Only days ago, the US Women’s National Team won their fourth Women’s World Cup title, broke the internet, became the subject of numerous memes, and did a whole lot of things besides. And perhaps none has been more high profile, or become as much of an internet fixture as Megan Rapinoe. The lilac-haired powerhouse was a significant part of the United States Women’s title defence, and has successively been called “Our President”, a superhero and the latest deserving of the title “America’s Sweetheart”. In so many ways, Megan Rapinoe has been a pathbreaker – last year, Rapinoe and her girlfriend, the WNBA player Sue Bird, were the first gay couple to appear on the cover of ESPN’s The Body.
Right after her team’s win at France’s Olympique Lyonnais stadium, 34-year-old Rapinoe sought out her partner in the stands to kiss her.
2019 means that today, although bigotry is still perhaps alive and well, Rapinoe’s gesture to her significant other is now considered for the most part, no different than Iker Casillas finding his then-girlfriend to kiss her following Spain’s World Cup win in 2010.
Statistically speaking, 30 percent of the USWNT is openly gay – of its current squad, four members – Rapinoe, Kelley O’Hara, Ashlyn Harris and Ali Krieger are all out; incidentally, Harris and Krieger recently got engaged.
But before them, came the USA’s former captain, American football (or should I say soccer?) legend Abby Wambach, who led the way in their sport. The team themselves have done a significant amount for LGBTQI+ visibility in the sporting arena, and it is that visibility that has significantly helped the cause in the USA.
Without a shadow of a doubt, Wambach – who has always lived her life out, in the public eye – has been one of the greatest in the game. Just as Rapinoe did this year, Wambach ran into the stands following the USA’s emphatic 5-2 win over Japan to take the title. Seeking out her then-wife, Sarah Huffman, Wambach embraced – and kissed – Huffman in celebration.
Getty Images would label that image “Abby Wambach of USA celebrates with a friend”, all but erasing the couple’s very public identity. Although the faux pas later spawned numerous internet memes, the damage had already been done.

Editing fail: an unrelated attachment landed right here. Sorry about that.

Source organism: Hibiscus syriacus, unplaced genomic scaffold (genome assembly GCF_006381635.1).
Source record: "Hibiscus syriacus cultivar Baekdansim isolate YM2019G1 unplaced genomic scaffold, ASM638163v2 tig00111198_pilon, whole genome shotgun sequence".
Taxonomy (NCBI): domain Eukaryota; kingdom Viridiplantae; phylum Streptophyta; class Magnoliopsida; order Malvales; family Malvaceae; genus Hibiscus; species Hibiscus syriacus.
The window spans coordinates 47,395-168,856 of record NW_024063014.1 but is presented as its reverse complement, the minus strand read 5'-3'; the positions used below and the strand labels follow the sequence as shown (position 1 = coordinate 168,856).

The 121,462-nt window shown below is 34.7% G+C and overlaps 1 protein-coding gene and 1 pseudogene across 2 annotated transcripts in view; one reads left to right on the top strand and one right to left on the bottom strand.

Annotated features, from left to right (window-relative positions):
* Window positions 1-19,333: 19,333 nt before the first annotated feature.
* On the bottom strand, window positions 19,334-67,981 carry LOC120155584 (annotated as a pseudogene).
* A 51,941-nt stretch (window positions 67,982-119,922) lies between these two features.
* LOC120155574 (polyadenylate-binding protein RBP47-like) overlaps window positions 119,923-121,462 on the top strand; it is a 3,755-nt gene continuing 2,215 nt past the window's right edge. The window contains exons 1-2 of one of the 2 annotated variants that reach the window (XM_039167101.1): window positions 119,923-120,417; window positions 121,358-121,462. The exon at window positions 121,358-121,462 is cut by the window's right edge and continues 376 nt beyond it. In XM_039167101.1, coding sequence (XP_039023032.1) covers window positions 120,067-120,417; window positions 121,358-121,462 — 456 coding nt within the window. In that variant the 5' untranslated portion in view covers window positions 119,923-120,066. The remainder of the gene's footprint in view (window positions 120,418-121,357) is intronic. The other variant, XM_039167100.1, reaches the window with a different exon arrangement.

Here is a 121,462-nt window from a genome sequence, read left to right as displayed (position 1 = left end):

The role of increasing visibility is one that the USWNT has readily adopted, and truly gone on with. Fewer than 20 bisexual and lesbian players participated in the last Women’s World Cup in 2015; this year, the number was higher than 40, according to the sporting website Outsports.
And that visibility, that openness in relationships and in identity, has done phenomenal things for an avenue in which many athletes find themselves struggling to come out due to locker room interactions and ‘banter’ which is anything but, that prevents them from doing so, particularly when they are active on the tour.
For the USWNT, their brilliant tournament, combined with their openness about their identities, has brought back to the fold so many LGBTQ+ athletes who may have been discouraged from joining team sports by the fear of homophobia and homophobic abuse, and that in itself is an achievement. In their public interactions, the USWNT, particularly Rapinoe, have given young queer sports aspirants open role models whom they can emulate, whom they can look to for inspiration and a lack of fear. And the fear of locker room culture is very real, as tennis former World No 1 Rennae Stubbs once told the writer. “People are afraid of what’s said in the locker room, and that sort of pushes them away from being able to be their authentic selves in public.”
With an entire country now completely embracing, even worshiping a group of queer athletes who, in the past had – and unfortunately today, still are ostracised in some parts of the world, the team has lead the media – and with it, the public, in the direction of inclusivity. Discrimination may be one thing – but truly including those across the LGBTQI+ spectrum and fostering that courage, that spirit that the USWNT has so effectively brought into the public sensibility? That’s progress – and rapid progress at that.